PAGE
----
From recruits to contributors: Illinois’ Big Ten teams bring top talent to their programs

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Cameron Krasucki

Illinois head football coach Bret Bielema walks onto the field at Memorial Stadium before the game against Wisconsin on Oct. 9. Bielema has focused on in-state recruiting in hopes of a brighter future for the Illini.

By Will Payne, Assistant Sports Editor

For years, Illinois and Northwestern have competed not only on the gridiron but for some of the highly touted high school players throughout the state of Illinois. 

There are many different factors that lead to a recruit’s decision to sign with a particular school, such as the talent of the program, location of the university or the team’s facilities. But perhaps the most important swinging factor is the individual recruitment strategy from the head coach.

The head coach of any successful college football program spearheads this process, and with a good plan, a talented recruiting coach can completely transform a football team.

For the overwhelming majority of their history prior to 2006, the Northwestern Wildcats were not necessarily known for being a stellar football school. Aside from their 10-2 team in 1995, you’d be hard pressed to find many solid Wildcat football seasons, bar teams that played before The Beatles were performing. 

This losing reputation all changed when head coach Pat Fitzgerald arrived in Evanston. He has become a winning coach in Northwestern’s history. Nine out of the 16 completed seasons have finished with winning records, and the Wildcats have reached a bowl game in five of the last six seasons.

The cherry on top of his successful years occurred during the 2020 season, when Fitzgerald was named the Dodd Trophy Coach of the Year and Northwestern finished atop the Big Ten West. 

Fitzgerald’s knack for not only recruiting but developing talent is widely documented. In this year’s NFL draft, Northwestern’s Rashawn Slater and Greg Newsome II were both taken in the first round. 

Although the production of first-round NFL talent will surely draw the eyes of more top-level recruits, the rest of the team will always be filled out with players of varying talent levels. 

Back during the 2016 Big Ten signing day, Fitzgerald spoke with the media about the thought process he goes through when considering a player for the Wildcats. He spoke about how he wants fearless members on his team, which is a clear tone-setter for a successful program. 

“If a guy is afraid of competition, I’m not sure they’re a good fit for our program,” Fitzgerald said. “And I’m probably not a good fit as their coach.”

Along with committing many hours to the football team, Northwestern has a reputation of being one of the most academically rigorous schools in the nation. Fitzgerald wants to make sure his recruits are not only ready to play Wildcat football, but that they’re prepared to visit office hours during their off days. 

“I gotta help him understand that he’s gonna go to the water fountain, think he’s gonna drink water and get hit by a fire hose,” Fitzgerald said.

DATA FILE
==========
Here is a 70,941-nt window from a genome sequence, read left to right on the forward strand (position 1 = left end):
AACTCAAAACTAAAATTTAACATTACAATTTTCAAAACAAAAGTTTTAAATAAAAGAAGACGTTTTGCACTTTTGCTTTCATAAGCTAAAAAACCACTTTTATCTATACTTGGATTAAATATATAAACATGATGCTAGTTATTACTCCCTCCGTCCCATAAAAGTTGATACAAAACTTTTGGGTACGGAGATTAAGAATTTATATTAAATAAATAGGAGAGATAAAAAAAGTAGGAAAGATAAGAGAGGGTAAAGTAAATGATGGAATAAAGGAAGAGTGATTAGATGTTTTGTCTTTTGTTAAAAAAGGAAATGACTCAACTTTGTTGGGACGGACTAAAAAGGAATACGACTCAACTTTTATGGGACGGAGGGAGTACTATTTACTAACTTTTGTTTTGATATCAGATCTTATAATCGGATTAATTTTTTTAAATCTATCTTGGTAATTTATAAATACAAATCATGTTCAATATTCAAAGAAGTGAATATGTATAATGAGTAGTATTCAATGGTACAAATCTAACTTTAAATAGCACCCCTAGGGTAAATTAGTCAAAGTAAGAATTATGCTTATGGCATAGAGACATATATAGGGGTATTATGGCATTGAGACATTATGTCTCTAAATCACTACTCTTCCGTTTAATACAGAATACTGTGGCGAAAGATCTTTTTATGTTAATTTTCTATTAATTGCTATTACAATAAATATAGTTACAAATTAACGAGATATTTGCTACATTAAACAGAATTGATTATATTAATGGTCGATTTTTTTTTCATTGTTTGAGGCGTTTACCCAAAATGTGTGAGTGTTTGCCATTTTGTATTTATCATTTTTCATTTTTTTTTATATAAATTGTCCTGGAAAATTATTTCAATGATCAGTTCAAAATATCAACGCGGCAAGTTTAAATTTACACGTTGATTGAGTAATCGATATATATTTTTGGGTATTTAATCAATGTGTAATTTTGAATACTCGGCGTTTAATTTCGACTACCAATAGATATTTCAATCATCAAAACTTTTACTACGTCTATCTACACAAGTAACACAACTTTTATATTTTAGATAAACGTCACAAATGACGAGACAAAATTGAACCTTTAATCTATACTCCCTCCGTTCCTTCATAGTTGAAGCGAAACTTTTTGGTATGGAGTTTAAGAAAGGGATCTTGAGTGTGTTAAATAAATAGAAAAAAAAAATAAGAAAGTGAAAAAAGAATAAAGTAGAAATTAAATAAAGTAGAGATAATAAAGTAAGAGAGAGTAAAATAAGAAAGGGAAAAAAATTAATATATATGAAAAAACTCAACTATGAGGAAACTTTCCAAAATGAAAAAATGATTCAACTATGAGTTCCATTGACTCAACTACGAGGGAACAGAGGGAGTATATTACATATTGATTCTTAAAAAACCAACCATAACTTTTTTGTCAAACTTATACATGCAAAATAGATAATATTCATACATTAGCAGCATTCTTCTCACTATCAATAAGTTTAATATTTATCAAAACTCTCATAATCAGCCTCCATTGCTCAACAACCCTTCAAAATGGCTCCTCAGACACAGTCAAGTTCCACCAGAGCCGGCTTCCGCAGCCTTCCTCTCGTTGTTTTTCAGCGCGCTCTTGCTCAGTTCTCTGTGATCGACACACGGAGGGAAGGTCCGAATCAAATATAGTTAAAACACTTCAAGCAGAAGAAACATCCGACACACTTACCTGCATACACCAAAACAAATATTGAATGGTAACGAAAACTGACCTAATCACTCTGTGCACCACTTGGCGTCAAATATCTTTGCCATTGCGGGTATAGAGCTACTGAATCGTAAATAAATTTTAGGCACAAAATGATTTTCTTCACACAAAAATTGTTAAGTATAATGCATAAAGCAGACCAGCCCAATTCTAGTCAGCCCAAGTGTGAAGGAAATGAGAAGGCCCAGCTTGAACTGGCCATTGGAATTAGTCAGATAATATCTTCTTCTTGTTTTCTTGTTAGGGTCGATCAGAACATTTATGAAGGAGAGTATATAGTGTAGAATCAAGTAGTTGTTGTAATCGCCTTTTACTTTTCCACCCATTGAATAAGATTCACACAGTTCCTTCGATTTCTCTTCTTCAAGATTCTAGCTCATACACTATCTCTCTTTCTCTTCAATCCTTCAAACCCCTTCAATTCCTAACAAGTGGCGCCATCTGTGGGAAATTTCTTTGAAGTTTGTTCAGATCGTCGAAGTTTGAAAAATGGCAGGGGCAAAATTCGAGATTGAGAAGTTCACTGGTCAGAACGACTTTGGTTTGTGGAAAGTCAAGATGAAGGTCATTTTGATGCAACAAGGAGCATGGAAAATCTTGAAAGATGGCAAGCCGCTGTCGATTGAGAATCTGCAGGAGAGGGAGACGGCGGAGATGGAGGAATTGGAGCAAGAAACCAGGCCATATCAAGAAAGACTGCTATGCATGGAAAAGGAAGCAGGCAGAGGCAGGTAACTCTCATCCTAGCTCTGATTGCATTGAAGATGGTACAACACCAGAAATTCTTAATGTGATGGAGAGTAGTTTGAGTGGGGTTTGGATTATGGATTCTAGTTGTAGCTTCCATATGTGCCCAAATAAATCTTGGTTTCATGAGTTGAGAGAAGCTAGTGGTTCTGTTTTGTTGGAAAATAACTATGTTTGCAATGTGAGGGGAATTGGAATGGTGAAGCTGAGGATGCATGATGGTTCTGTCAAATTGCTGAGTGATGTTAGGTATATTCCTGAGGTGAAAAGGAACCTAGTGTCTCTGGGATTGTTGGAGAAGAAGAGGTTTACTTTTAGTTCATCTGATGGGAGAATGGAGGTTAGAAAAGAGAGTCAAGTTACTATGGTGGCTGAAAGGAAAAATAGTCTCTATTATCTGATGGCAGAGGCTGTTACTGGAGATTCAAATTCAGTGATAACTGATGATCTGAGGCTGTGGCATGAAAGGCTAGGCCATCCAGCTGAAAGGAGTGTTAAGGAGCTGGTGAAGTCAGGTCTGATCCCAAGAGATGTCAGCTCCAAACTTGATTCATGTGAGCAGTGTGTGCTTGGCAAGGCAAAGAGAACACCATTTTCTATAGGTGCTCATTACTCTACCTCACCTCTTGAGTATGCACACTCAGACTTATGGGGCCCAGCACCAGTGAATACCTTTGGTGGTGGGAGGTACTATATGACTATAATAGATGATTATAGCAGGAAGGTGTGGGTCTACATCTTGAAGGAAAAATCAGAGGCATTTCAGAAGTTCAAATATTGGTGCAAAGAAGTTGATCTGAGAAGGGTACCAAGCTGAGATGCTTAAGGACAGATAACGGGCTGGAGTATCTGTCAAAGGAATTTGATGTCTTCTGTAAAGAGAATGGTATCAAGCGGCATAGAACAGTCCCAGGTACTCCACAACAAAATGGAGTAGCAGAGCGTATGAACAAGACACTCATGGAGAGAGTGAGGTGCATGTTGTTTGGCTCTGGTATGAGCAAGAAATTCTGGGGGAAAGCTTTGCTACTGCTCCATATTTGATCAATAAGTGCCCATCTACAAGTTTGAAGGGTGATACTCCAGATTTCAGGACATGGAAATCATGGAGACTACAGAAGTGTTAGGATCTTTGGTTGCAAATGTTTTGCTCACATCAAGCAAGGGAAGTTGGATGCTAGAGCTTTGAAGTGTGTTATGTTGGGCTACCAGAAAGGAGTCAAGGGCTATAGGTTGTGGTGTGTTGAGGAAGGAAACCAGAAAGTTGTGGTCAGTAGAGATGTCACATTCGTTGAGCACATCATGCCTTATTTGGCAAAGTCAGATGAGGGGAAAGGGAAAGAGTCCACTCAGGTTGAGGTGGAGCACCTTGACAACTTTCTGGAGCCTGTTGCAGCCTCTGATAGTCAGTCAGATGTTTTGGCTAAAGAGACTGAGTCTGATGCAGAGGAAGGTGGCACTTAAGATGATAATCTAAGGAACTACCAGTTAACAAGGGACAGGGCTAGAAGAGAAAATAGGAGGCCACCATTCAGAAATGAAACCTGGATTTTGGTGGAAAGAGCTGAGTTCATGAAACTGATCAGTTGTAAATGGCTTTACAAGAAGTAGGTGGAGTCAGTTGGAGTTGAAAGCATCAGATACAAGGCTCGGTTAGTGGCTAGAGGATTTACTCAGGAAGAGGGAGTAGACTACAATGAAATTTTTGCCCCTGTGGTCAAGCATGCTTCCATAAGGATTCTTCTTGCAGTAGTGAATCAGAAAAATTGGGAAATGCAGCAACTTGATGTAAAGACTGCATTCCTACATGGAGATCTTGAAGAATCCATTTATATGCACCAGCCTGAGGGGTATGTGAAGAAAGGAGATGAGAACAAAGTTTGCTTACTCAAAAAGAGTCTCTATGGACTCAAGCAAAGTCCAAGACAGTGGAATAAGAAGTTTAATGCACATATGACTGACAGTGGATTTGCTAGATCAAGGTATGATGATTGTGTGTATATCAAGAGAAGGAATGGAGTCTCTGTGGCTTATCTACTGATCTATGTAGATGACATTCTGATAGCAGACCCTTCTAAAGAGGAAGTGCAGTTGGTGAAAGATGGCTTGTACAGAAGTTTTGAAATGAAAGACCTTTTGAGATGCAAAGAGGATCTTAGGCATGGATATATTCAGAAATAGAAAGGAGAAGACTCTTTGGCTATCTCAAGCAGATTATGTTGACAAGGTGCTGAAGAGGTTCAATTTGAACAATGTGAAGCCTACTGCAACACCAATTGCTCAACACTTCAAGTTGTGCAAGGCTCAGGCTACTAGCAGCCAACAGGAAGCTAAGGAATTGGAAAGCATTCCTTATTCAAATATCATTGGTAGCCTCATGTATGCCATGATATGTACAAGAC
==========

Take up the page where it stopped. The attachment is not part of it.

Though the Wildcats will not make a bowl game this season, Fitzgerald’s job is as safe as anyone’s in the country.

On the other hand, Illinois football hasn’t had much recent success since its Rose Bowl appearance against USC in 2008. Once the Lovie Smith experience came to a crashing halt after the 2020 season, Bret Bielema was brought in as the new head coach. 

After the announcement of Bielema, many of the Illini faithful were skeptical he could return the program to its former heights, especially after his tumultuous run with the Arkansas Razorbacks. 

The reason why Director of Athletics Josh Whitman brought in Bielema was quite simple: A coach with his pedigree may be able to woo some top recruits down to Champaign. During his tenure with Wisconsin, Bielema led the Badgers to three Big Ten Championships with a strong run game and a solid defense. 

For the most part this season, Illinois had its successes stem from Bielema’s signature game plan. The Illini have had some embarrassing losses, but wins at No. 7 Penn State and No. 20 Minnesota have been impressive from the first-year head coach. 

After his hiring, it was reported that Bielema reached out to every high school football coach in the state, announcing that Illinois was turning their recruiting focus to within its own state. At Big Ten Media Day, he reaffirmed this belief, setting the road map to consistent success in Champaign.

“I really believe this,” Bielema said. “For Illinois to be successful like they’ve never been in the past, they have to recruit the state of Illinois better than they have in the past.”

One of the embarrassing losses this year for Illinois came at the hands of the Wisconsin Badgers, Bielema’s former employer, getting shut out, 24-0, on Homecoming Weekend. But instead of sulking during the bye week, Bielema and the rest of his staff got right back to work on the recruiting front.

“I was in four different states (Monday),” Bielema said the week after the Wisconsin loss. “I was with (offensive line) coach Bart Miller. We spent basically a 36-hour window to focus mainly on (the) offensive line. I kept all of my (other) coaches back in the office here so that they could do a little bit of self scouting on what we’ve done and where we’re at. ”

Illinois and Northwestern will kick off on Nov. 27 at Memorial Stadium, and there’s no doubt top recruits from not only around Illinois but around the country will have their eyes on this matchup.

 

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